This writer is not in any way saying that all is well with Nollywood. Indeed some story lines and plots in our movies are sometimes pathetic. But same also applies to Hollywood and Bollywood stories. There are both good and bad actors in Nollywood, but this also is universal. No doubt, the quality of sound, pictures, and cinematography are still far from best practices, but Nollywood is on the march and needs only time.
Iroh touched a vital area in our films and that is props. He derided Nollywood for using toy guns and poor props. While it is true that toy guns may have been used in some films, Nollywood producers have long past that stage. However Iroh needs to be enlightened on the challenges of the producer in Nigeria. In the US, Hollywood producers have access to their airports, presidential jets and arsenal. American government recognizes the importance of film as an instrument of propaganda. In Ghana, Ghanaian producers need to pay only $100 (N16,600) to use their airport and they can legally acquire arms from the police and the military, free of charge.
But in our dear country, Nigeria, a producer has to pay N1 million to use the airport. Still you will need to pay a choking amount, up to N150,000 and then grease many palms just to hire little arms for a few hours. Does our eminent Iroh think a producer would opt for a “plastic gun” if he had access to the real thing?
Despite its obvious short comings, despite its constraints, Nollywood, like wind of silent mystery has forced its way into international reckoning. Contrary to Iroh's un-researched opinion that Nollywood movies are only popular among Nigerians in the Diaspora, Nollywood movies have dominated African countries and are popular in the Carribeans and North America.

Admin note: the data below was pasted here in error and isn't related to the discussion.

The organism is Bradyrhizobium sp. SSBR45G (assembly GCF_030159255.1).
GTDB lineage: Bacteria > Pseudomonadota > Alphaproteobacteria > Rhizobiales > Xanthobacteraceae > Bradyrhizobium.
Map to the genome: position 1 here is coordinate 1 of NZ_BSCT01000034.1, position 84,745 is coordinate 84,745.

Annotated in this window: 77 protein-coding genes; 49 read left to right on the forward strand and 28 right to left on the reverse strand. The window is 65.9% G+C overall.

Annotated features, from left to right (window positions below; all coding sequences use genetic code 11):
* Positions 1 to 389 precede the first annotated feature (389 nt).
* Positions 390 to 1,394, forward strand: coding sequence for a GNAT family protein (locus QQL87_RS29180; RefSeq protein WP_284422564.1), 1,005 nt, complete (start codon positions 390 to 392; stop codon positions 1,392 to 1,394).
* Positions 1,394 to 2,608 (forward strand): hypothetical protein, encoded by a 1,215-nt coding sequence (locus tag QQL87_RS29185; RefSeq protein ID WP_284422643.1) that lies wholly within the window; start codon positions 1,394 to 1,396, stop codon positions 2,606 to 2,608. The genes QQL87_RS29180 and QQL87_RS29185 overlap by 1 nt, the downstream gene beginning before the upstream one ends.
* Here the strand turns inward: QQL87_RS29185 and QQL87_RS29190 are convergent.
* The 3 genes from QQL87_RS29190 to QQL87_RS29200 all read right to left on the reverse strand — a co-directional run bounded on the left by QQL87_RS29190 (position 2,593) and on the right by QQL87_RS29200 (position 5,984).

A tragic flaw in Iroh's purgative commentary is its total lack of appreciation for anything in Nollywood. Here was an industry inspired by one man, Kenneth Nnebue, whose movie, Living in Bondage, produced by an ambitious young man, Okey Ogunjiofor, stirred the soul of Nigeria. Seventeen years after, Nollywood, which emerged from the bowel of Nnebue's film, employs about five million Nigerians from CD-producing factories and importers, through video clubs, CD distributors, whole sellers, retailers, movie equipment dealers, marketers and movie practitioners. It is the second highest employer of labour, next only to the Federal Government. Indeed, Nollywood is today valued at over $2.3 billion, (about N330 billion) including revenues from broadcast and Internet rights. All these achievements are without any input by corporate Nigeria and importantly, without any significant government policy to enhance practice and encourage growth.
The undiluted truth remains that in spite of its clear shortcomings, Nollywood has revved the engine of change and spirit of a new generation of Nigerians, a generation with a robust confidence in simple dreams and unshakeable faith in small miracles.
This confidence and faith will strengthen Nollywood in its long walk through the Golgotha of professional odyssey and literary immolation by critics such as Iroh. But ultimately, at the end of the Golgotha is a glowing light of a new dawn ... for Nollywood!
• Okafor, a Nollywood practitioner and scholar, wrote from Lagos
Posted by Bola Aduwo
Story by http://nollywoodgists.com